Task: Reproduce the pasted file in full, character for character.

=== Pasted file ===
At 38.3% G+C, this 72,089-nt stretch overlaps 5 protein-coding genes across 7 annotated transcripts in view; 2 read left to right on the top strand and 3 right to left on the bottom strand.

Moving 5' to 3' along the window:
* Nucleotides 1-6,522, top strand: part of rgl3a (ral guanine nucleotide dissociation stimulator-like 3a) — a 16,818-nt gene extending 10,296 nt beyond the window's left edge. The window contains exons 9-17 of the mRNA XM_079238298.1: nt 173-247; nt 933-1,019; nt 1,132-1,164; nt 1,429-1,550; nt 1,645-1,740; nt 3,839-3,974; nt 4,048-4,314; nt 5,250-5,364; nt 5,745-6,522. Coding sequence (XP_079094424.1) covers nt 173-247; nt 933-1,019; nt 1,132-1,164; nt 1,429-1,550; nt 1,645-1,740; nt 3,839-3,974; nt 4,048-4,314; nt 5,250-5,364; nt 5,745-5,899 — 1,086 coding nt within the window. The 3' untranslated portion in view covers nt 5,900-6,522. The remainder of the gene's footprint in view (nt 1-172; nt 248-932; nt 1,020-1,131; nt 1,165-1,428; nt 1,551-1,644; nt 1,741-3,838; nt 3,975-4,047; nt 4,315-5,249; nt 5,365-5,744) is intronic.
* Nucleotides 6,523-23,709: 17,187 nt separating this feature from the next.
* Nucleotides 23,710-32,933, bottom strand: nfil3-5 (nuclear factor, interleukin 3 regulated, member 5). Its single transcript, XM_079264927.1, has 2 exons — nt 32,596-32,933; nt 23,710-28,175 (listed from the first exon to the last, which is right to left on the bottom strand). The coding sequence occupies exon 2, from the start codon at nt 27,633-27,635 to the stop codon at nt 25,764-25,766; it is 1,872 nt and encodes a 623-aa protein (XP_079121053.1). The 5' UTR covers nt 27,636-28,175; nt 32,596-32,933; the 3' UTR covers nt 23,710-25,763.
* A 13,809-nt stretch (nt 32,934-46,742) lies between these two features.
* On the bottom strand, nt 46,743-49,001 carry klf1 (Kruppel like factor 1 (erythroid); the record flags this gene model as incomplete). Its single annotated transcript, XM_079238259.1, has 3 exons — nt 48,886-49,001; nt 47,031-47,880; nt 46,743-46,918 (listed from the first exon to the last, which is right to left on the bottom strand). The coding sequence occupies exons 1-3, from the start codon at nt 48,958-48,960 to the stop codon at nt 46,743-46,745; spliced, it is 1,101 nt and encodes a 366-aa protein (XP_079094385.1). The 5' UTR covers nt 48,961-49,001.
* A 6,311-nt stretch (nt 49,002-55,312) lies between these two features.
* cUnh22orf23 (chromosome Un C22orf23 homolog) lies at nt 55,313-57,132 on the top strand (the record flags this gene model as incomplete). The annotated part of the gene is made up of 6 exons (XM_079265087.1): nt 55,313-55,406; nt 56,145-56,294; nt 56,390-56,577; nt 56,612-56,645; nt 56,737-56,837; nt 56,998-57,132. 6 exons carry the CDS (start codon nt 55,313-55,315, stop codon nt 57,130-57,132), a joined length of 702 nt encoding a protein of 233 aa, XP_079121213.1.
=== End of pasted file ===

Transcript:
At 38.3% G+C, this 72,089-nt stretch overlaps 5 protein-coding genes across 7 annotated transcripts in view; 2 read left to right on the top strand and 3 right to left on the bottom strand.

Moving 5' to 3' along the window:
* Nucleotides 1-6,522, top strand: part of rgl3a (ral guanine nucleotide dissociation stimulator-like 3a) — a 16,818-nt gene extending 10,296 nt beyond the window's left edge. The window contains exons 9-17 of the mRNA XM_079238298.1: nt 173-247; nt 933-1,019; nt 1,132-1,164; nt 1,429-1,550; nt 1,645-1,740; nt 3,839-3,974; nt 4,048-4,314; nt 5,250-5,364; nt 5,745-6,522. Coding sequence (XP_079094424.1) covers nt 173-247; nt 933-1,019; nt 1,132-1,164; nt 1,429-1,550; nt 1,645-1,740; nt 3,839-3,974; nt 4,048-4,314; nt 5,250-5,364; nt 5,745-5,899 — 1,086 coding nt within the window. The 3' untranslated portion in view covers nt 5,900-6,522. The remainder of the gene's footprint in view (nt 1-172; nt 248-932; nt 1,020-1,131; nt 1,165-1,428; nt 1,551-1,644; nt 1,741-3,838; nt 3,975-4,047; nt 4,315-5,249; nt 5,365-5,744) is intronic.
* Nucleotides 6,523-23,709: 17,187 nt separating this feature from the next.
* Nucleotides 23,710-32,933, bottom strand: nfil3-5 (nuclear factor, interleukin 3 regulated, member 5). Its single transcript, XM_079264927.1, has 2 exons — nt 32,596-32,933; nt 23,710-28,175 (listed from the first exon to the last, which is right to left on the bottom strand). The coding sequence occupies exon 2, from the start codon at nt 27,633-27,635 to the stop codon at nt 25,764-25,766; it is 1,872 nt and encodes a 623-aa protein (XP_079121053.1). The 5' UTR covers nt 27,636-28,175; nt 32,596-32,933; the 3' UTR covers nt 23,710-25,763.
* A 13,809-nt stretch (nt 32,934-46,742) lies between these two features.
* On the bottom strand, nt 46,743-49,001 carry klf1 (Kruppel like factor 1 (erythroid); the record flags this gene model as incomplete). Its single annotated transcript, XM_079238259.1, has 3 exons — nt 48,886-49,001; nt 47,031-47,880; nt 46,743-46,918 (listed from the first exon to the last, which is right to left on the bottom strand). The coding sequence occupies exons 1-3, from the start codon at nt 48,958-48,960 to the stop codon at nt 46,743-46,745; spliced, it is 1,101 nt and encodes a 366-aa protein (XP_079094385.1). The 5' UTR covers nt 48,961-49,001.
* A 6,311-nt stretch (nt 49,002-55,312) lies between these two features.
* cUnh22orf23 (chromosome Un C22orf23 homolog) lies at nt 55,313-57,132 on the top strand (the record flags this gene model as incomplete). The annotated part of the gene is made up of 6 exons (XM_079265087.1): nt 55,313-55,406; nt 56,145-56,294; nt 56,390-56,577; nt 56,612-56,645; nt 56,737-56,837; nt 56,998-57,132. 6 exons carry the CDS (start codon nt 55,313-55,315, stop codon nt 57,130-57,132), a joined length of 702 nt encoding a protein of 233 aa, XP_079121213.1.